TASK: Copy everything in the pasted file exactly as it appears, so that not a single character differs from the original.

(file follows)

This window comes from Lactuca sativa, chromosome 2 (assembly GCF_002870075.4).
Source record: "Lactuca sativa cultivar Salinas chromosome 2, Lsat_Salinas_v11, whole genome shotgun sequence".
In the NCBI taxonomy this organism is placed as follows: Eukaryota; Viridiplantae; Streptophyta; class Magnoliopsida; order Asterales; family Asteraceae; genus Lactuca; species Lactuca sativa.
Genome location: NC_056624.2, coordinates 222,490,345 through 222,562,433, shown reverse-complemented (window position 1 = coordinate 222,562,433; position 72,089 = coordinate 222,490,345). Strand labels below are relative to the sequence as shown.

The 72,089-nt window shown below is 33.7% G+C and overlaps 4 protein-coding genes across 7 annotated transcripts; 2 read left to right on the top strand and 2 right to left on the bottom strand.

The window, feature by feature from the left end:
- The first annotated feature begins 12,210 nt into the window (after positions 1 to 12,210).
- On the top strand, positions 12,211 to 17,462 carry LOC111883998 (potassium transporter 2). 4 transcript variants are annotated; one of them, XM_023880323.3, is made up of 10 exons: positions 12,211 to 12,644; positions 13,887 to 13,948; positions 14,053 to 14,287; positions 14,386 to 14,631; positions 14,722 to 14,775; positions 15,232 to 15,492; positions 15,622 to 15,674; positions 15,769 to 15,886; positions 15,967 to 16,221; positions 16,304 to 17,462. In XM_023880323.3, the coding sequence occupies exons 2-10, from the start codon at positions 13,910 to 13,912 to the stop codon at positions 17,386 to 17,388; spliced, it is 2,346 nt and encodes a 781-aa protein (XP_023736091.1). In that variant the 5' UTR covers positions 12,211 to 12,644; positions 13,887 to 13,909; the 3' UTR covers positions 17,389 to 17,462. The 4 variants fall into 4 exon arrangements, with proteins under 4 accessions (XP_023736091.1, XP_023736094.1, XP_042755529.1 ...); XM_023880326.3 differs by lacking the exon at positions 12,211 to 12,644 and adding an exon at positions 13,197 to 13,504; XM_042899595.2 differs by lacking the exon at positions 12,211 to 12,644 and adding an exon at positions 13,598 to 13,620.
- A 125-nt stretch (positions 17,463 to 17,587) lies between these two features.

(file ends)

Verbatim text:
This window comes from Lactuca sativa, chromosome 2 (assembly GCF_002870075.4).
Source record: "Lactuca sativa cultivar Salinas chromosome 2, Lsat_Salinas_v11, whole genome shotgun sequence".
In the NCBI taxonomy this organism is placed as follows: Eukaryota; Viridiplantae; Streptophyta; class Magnoliopsida; order Asterales; family Asteraceae; genus Lactuca; species Lactuca sativa.
Genome location: NC_056624.2, coordinates 222,490,345 through 222,562,433, shown reverse-complemented (window position 1 = coordinate 222,562,433; position 72,089 = coordinate 222,490,345). Strand labels below are relative to the sequence as shown.

The 72,089-nt window shown below is 33.7% G+C and overlaps 4 protein-coding genes across 7 annotated transcripts; 2 read left to right on the top strand and 2 right to left on the bottom strand.

The window, feature by feature from the left end:
- The first annotated feature begins 12,210 nt into the window (after positions 1 to 12,210).
- On the top strand, positions 12,211 to 17,462 carry LOC111883998 (potassium transporter 2). 4 transcript variants are annotated; one of them, XM_023880323.3, is made up of 10 exons: positions 12,211 to 12,644; positions 13,887 to 13,948; positions 14,053 to 14,287; positions 14,386 to 14,631; positions 14,722 to 14,775; positions 15,232 to 15,492; positions 15,622 to 15,674; positions 15,769 to 15,886; positions 15,967 to 16,221; positions 16,304 to 17,462. In XM_023880323.3, the coding sequence occupies exons 2-10, from the start codon at positions 13,910 to 13,912 to the stop codon at positions 17,386 to 17,388; spliced, it is 2,346 nt and encodes a 781-aa protein (XP_023736091.1). In that variant the 5' UTR covers positions 12,211 to 12,644; positions 13,887 to 13,909; the 3' UTR covers positions 17,389 to 17,462. The 4 variants fall into 4 exon arrangements, with proteins under 4 accessions (XP_023736091.1, XP_023736094.1, XP_042755529.1 ...); XM_023880326.3 differs by lacking the exon at positions 12,211 to 12,644 and adding an exon at positions 13,197 to 13,504; XM_042899595.2 differs by lacking the exon at positions 12,211 to 12,644 and adding an exon at positions 13,598 to 13,620.
- A 125-nt stretch (positions 17,463 to 17,587) lies between these two features.